By Dr Minh Alexander, NHS whistleblower and former consultant psychiatrist, 20 March 2017
Jeremy Hunt the Health Secretary will be trying to grab some attention at the Learning from Deaths conference tomorrow, by claiming that he is “extending” legal protection for whistleblowers.
See a Department of Health (DH) email about this:
In typical DH style, there is much spin and no detail yet. However, the draft regulations should be unveiled soon, and there will be a brief consultation about the proposed regulations, which will run until 12 May 2017.
Various issues arise from the DH announcement:
- The existing legislation, the Public Interest Disclosure Act, does not actually protect. It only allows whistleblowers to sue, usually unsuccessfully due to inequality of arms, for compensation after they have been harmed.
Hunt claims his proposal will:
|“Give the applicant a right to complain to an employment tribunal if they have been discriminated against because it appears they have previously blown the whistle.
Set out a timeframe in which a complaint to the tribunal must be lodged.
Set out the remedies which the tribunal may or must award if a complaint is upheld.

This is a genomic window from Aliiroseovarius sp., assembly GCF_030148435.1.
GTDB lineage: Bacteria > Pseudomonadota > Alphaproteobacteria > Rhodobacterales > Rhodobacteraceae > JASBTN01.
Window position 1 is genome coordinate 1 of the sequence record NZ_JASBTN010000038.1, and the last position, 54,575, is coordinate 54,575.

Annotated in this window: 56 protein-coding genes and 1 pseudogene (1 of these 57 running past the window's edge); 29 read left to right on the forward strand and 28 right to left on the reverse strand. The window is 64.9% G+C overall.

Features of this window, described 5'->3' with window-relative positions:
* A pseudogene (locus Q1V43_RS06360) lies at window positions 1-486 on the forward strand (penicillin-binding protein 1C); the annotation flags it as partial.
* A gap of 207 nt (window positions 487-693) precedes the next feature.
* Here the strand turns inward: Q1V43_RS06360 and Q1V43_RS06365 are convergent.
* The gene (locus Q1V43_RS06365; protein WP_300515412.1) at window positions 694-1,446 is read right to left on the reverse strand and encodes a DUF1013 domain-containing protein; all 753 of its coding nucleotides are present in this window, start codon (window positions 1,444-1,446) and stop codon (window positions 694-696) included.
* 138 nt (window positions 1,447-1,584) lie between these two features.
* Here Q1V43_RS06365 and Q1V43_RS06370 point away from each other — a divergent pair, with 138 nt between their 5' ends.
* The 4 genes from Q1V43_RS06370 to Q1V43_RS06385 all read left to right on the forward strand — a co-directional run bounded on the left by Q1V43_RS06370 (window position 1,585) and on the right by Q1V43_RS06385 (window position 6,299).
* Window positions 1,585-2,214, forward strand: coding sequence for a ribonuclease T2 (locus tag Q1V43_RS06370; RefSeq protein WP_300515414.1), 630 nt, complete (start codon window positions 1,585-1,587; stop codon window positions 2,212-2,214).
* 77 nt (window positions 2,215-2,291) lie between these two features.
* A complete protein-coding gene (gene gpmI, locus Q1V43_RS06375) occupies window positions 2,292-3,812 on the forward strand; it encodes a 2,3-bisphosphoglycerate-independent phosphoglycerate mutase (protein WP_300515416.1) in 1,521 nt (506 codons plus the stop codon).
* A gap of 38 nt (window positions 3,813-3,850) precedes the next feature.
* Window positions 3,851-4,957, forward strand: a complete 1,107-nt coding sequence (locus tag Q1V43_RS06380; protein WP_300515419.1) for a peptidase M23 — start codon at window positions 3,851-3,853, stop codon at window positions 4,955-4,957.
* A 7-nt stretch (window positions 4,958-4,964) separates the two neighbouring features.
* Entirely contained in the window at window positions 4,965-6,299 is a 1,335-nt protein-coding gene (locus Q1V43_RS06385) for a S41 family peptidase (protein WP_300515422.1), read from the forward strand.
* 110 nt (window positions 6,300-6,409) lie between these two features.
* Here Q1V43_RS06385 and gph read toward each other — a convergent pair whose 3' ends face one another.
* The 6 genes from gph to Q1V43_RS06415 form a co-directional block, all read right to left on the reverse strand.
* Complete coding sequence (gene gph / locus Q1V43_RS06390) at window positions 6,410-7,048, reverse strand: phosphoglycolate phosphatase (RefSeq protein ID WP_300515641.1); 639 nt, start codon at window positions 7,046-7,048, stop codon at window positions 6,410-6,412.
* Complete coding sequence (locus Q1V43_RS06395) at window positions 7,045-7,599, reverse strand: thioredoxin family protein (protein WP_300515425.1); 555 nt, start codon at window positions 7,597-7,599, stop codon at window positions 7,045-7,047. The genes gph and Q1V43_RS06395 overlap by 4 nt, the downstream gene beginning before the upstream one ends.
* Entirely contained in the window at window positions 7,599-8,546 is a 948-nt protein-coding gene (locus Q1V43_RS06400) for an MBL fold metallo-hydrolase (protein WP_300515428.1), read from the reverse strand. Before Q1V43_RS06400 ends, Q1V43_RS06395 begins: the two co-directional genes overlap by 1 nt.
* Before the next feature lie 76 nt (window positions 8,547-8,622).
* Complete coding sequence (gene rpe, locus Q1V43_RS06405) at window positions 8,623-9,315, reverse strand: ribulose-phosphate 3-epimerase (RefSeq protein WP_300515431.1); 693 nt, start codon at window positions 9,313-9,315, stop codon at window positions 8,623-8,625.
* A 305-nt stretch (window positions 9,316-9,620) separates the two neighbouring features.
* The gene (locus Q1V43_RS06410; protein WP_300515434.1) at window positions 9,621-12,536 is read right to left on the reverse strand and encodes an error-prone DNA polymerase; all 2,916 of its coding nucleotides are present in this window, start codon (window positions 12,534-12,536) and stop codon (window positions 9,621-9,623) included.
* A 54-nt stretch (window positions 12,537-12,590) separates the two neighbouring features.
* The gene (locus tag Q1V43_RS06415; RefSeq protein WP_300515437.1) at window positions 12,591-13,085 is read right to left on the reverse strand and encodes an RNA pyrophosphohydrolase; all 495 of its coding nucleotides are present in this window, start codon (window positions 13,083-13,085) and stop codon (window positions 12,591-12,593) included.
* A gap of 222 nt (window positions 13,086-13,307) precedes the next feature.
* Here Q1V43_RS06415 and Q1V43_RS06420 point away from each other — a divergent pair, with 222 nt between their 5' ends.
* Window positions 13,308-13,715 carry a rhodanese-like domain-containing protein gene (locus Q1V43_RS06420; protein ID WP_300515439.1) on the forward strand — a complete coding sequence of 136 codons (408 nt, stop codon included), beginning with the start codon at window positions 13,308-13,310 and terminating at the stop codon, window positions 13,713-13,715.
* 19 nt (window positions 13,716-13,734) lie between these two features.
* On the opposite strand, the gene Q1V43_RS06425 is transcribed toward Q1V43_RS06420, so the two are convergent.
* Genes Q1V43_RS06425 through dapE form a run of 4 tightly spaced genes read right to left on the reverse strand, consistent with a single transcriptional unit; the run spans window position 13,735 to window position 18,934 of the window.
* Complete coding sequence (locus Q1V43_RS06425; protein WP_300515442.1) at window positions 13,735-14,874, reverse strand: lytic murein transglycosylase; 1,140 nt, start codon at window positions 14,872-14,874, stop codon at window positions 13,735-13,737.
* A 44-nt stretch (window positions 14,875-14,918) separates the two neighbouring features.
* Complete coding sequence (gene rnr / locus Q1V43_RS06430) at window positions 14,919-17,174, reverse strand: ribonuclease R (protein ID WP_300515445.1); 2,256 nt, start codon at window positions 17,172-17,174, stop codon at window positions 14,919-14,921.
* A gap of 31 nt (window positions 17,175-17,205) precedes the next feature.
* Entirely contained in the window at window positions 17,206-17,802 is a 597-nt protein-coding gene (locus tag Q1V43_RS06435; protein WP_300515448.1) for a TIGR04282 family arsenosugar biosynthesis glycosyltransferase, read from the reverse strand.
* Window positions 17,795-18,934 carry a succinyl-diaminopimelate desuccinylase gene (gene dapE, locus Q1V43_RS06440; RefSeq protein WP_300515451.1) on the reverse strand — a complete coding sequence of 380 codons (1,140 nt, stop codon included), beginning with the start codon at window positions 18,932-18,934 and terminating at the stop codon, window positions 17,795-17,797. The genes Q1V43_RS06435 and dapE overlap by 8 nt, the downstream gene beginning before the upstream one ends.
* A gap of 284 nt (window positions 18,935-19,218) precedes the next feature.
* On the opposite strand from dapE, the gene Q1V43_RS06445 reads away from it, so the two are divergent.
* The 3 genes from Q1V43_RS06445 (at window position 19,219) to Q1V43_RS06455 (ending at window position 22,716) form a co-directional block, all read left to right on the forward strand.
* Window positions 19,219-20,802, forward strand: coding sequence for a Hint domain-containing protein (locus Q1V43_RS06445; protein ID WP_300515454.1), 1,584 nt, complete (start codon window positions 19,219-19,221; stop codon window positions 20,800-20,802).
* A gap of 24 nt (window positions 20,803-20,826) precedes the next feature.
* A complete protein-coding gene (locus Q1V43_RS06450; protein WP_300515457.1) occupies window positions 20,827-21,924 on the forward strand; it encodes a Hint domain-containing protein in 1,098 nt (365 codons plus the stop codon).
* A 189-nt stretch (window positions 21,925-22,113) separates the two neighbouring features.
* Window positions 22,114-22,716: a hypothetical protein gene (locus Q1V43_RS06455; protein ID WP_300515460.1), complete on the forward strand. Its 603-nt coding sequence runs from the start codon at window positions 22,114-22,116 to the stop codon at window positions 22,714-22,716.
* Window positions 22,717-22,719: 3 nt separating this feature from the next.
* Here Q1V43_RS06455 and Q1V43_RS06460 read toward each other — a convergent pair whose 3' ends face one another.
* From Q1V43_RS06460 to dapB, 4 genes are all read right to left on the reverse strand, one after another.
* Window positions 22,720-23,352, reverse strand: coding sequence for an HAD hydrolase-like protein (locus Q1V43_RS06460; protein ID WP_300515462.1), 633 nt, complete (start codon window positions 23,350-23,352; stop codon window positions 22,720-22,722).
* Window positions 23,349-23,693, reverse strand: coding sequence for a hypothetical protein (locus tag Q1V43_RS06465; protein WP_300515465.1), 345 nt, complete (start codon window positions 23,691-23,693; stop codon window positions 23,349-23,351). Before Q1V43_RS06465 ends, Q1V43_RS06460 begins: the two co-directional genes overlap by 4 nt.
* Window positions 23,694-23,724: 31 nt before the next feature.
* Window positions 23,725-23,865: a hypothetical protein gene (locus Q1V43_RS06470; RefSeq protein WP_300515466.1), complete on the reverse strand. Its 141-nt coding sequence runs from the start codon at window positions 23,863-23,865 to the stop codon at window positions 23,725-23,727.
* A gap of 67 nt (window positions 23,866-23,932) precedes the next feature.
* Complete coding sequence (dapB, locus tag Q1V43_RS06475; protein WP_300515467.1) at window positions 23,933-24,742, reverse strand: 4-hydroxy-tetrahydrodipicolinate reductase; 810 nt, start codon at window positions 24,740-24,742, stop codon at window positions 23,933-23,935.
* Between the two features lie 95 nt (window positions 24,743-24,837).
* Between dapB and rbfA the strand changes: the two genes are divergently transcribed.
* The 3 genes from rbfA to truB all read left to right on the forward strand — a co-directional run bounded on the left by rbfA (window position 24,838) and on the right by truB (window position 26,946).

Make provision as to the amount of compensation that can be awarded.”
- The Health Secretary is two years behind schedule. He promised to have this anti-discrimination legislation in place by the end of the last parliament. 1 In April 2016 he promised again to have the legislation in place by Autumn, but did not deliver. 1b
- Discrimination cases are hard to win, with Race being the hardest, the latter possibly due to what some have described as a culture of disbelief. 2
Judgments about discrimination cases often boil down to subjective factors. For example:
“A review of Employment Tribunal judgments in race discrimination cases decided at tribunal suggests that the main factors influencing judgments in race cases are the perceived credibility of the parties…”
About 3% of all discrimination claims succeed at hearing.
“Claimants were most likely to be successful at tribunal in Wages Act cases (14 per cent) and least likely in discrimination cases (three per cent).” 3
Many more claims are settled.
Therefore, the right to sue is not that much of a gift.
Add to this disbelief about whistleblowers’ complaints of victimisation – even where Employment Tribunals find that whistleblowers are unfairly dismissed, they are sometimes quite reluctant to link this to whistleblowing.